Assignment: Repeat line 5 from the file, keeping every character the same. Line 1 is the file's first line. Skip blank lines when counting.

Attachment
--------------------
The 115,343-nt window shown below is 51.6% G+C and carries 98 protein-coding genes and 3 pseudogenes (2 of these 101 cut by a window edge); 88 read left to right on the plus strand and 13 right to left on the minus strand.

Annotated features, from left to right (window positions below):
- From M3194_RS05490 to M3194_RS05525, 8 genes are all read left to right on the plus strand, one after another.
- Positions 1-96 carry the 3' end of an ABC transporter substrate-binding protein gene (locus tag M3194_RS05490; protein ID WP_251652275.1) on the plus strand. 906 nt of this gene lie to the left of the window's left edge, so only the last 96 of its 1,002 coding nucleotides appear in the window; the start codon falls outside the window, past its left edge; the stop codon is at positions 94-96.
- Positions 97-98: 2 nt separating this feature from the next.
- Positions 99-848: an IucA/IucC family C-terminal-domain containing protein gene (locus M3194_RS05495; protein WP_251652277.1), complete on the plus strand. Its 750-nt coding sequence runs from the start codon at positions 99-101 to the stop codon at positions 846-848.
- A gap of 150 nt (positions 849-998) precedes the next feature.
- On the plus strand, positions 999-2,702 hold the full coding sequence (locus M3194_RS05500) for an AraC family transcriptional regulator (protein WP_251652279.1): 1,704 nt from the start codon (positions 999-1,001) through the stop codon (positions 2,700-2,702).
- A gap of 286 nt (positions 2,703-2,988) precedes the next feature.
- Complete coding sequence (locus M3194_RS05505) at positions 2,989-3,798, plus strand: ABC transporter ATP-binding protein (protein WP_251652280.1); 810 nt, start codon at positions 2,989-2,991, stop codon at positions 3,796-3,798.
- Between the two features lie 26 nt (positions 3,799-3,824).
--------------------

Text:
- Positions 97-98: 2 nt separating this feature from the next.